Tuesday, April 9, 2019

The Mustang: Soothing the Savage Spirit

Matthias Schoenaerts in The Mustang.

The first images of The Mustang, of a herd of wild mustangs racing vainly across a western expanse while choppers buzzing overhead round them up and vans cut off their escape route, is reminiscent of scenes from the great 1953 Albert Lamorisse short White Mane. It’s a hell of an opening: majestic and unsettling in equal parts. And it lays the groundwork for the story, which juxtaposes one of these magnificent wild creatures, a restless, apparently unbreakable horse named Marquis (pronounced “Marcus”), with a violent criminal named Roman Coleman (Matthias Schoenaerts, Gabriel Oak in the 2015 remake of Far from the Madding Crowd) who’s just been released into the general prison population at the Northern Nevada Correctional Institute after years in solitary. In his session with the prison psychologist (Connie Britton), Roman refuses to answer her questions; he looks like he’s about to implode, and he very nearly does – though she’s a veteran, firm and fearless, so his resistance to her doesn’t impress her. (Britton only has two scenes in the movie, but she makes the most of them.) Finally he gets out “I’m not good with people,” so she assigns him to outdoor work. Where he ends up is the Wild Horse Inmate Program, whose director, Myles (Bruce Dern), with the help of an inmate handler named Henry (Jason Mitchell), teaches prisoners to tame mustangs so they’re fit to be auctioned off for a variety of purposes, including border patrol. The Mustang is about how Roman and Marquis, in effect, tame each other – after a very shaky start. Roman gets so exasperated with the horse’s reluctance to let himself be subdued that, in an astounding scene, he beats him with his fists until Myles has him dragged off. Myles, not surprisingly, proclaims that he never wants to see this inmate again, but Roman manages to redeem himself in an emergency and is re-enlisted in the program.

The movie’s considerable emotional power and rough poetic quality are down to the work of four gifted collaborators. The director, Laure de Clermont-Tonnerre, in her feature-film debut, shoots the interaction of the horses and the prisoners with an astute eye for the way the bodies of both animals and men convey the depths of energy and feeling rippling like musculature underneath their skin, and the sometimes uneasy balance of violence and calm in both. The cinematographer, Ruben Impens, captures the complex mood of the scenes where Roman interacts with Marquis, framing them exquisitely, especially when, unexpectedly, the mustang approaches his exhausted trainer and thrusts his regal head under Coleman’s arm. Impens also does yeoman service in the moving sequence where, with understated awareness of their own achievement and a swelling of pride at the grandeur of the animals, the men in the program ride them into the corral for the auction. (Clermont-Tonnerre has cast men with equally photogenic faces.) The editor, GĂ©raldine Mangenot, creates the intricate rhythms of these encounters of wild men and wild horses. And Schoenaerts gives an utterly extraordinary performance, ferocious and sensitive, that is as much in the realm of dance as it is in the realm of acting. At different times he made me think of Brando in his early, bursting-at-the-seams physical screen appearances and of uncategorizable actors like John Lone as the Neanderthal man preserved in ice in Fred Schepisi’s 1984 Iceman and Andy Serkis in his motion-capture roles, as Gollum in the Lord of the Rings trilogy and Caesar in the Planet of the Apes series.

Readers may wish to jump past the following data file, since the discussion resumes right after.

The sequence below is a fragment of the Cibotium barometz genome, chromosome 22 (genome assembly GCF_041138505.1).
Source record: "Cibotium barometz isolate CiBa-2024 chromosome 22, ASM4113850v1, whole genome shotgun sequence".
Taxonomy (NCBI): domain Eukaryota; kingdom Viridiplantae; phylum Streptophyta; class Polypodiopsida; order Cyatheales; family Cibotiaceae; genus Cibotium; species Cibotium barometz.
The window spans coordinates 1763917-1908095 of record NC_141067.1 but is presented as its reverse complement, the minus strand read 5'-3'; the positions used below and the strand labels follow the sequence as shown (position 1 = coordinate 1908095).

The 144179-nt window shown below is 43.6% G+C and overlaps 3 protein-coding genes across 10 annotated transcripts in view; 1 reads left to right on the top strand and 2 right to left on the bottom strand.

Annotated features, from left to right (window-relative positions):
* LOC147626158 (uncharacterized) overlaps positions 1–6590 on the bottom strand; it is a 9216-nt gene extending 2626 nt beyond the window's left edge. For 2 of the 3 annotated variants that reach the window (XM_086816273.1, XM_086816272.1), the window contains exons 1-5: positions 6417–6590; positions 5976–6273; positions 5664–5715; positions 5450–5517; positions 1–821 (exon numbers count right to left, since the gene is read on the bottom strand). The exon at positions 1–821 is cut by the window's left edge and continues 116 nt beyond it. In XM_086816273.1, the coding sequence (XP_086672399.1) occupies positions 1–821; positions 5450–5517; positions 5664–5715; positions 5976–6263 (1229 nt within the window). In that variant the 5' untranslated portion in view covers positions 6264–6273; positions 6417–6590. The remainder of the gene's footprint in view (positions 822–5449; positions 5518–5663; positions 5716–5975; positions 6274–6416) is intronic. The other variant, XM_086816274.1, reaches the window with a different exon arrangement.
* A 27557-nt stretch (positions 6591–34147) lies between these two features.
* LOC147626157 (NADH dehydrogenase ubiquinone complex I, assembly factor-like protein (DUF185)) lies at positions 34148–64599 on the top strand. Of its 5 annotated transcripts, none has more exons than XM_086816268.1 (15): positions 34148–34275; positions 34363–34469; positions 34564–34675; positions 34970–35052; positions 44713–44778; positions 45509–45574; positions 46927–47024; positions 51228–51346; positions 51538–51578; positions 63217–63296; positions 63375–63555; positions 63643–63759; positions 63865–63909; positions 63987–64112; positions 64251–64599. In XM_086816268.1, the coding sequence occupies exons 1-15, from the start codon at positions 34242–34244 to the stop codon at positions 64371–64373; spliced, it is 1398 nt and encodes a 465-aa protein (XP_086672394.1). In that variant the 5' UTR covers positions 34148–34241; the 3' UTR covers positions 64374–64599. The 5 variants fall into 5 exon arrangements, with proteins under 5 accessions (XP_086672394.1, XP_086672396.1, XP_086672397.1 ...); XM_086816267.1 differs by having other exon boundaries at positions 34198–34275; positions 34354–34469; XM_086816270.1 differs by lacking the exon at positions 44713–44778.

Clermont-Tonnerre’s storytelling skills aren’t on the same level as her feeling for character and instincts for how to shoot the mustangs; a few vital plot points get lost along the way. The screenplay she wrote with Brock Norman Brock and Mona Fastvold is adequate, but what happens inside the prison – especially the subplot about Roman’s drug-addicted cellmate (Josh Stewart) strong-arming him into getting him drugs from the prison infirmary – is much less interesting than what happens outside under Myles’s supervision. But the director is wonderful with her actors, not just veterans like Britton and Dern (who gives Myles a crusty resilience limned with deep reserves of compassion for both his mustangs and his men) but also less experienced ones like Gideon Adlon as Roman’s defiant daughter Martha, who hadn’t planned to have anything more to do with him (it isn’t until their second scene together that we learn how he landed in prison) but needs his signature so she can sell the house her grandmother left jointly to the two of them, so she can start a life with her boyfriend and the baby they’re expecting. The writing for the father-daughter interchanges is banal, the actors anything but. And the phenomenal Jason Mitchell, memorable as Eazy-E in Straight Outta Compton, brings so much vitality and humor to his scenes that when his character passes out of the movie, in a shocking sequence, you can feel the entire film slip into mourning, the way From Here to Eternity does when Sinatra’s Private Maggio dies. Flawed as it is, Mustang is a shot of life and one of the most unusual triumph-of-the-spirit pictures I’ve ever seen.

Steve Vineberg is Distinguished Professor of the Arts and Humanities at College of the Holy Cross in Worcester, Massachusetts, where he teaches theatre and film. He also writes for The Threepenny Review and is the author of three books: Method Actors: Three Generations of an American Acting Style; No Surprises, Please: Movies in the Reagan Decade; and High Comedy in American Movies.

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